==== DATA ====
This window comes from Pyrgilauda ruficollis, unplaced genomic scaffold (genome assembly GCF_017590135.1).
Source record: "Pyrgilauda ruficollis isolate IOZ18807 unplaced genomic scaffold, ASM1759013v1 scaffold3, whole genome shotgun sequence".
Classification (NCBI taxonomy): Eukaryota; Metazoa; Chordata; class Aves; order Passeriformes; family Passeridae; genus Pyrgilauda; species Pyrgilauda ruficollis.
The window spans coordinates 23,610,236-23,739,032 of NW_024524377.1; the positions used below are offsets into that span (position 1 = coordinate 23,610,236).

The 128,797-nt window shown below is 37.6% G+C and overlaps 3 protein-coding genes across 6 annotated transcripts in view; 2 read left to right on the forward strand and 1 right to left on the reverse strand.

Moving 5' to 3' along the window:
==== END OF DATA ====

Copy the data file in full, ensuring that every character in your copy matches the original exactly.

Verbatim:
This window comes from Pyrgilauda ruficollis, unplaced genomic scaffold (genome assembly GCF_017590135.1).
Source record: "Pyrgilauda ruficollis isolate IOZ18807 unplaced genomic scaffold, ASM1759013v1 scaffold3, whole genome shotgun sequence".
Classification (NCBI taxonomy): Eukaryota; Metazoa; Chordata; class Aves; order Passeriformes; family Passeridae; genus Pyrgilauda; species Pyrgilauda ruficollis.
The window spans coordinates 23,610,236-23,739,032 of NW_024524377.1; the positions used below are offsets into that span (position 1 = coordinate 23,610,236).

The 128,797-nt window shown below is 37.6% G+C and overlaps 3 protein-coding genes across 6 annotated transcripts in view; 2 read left to right on the forward strand and 1 right to left on the reverse strand.

Moving 5' to 3' along the window: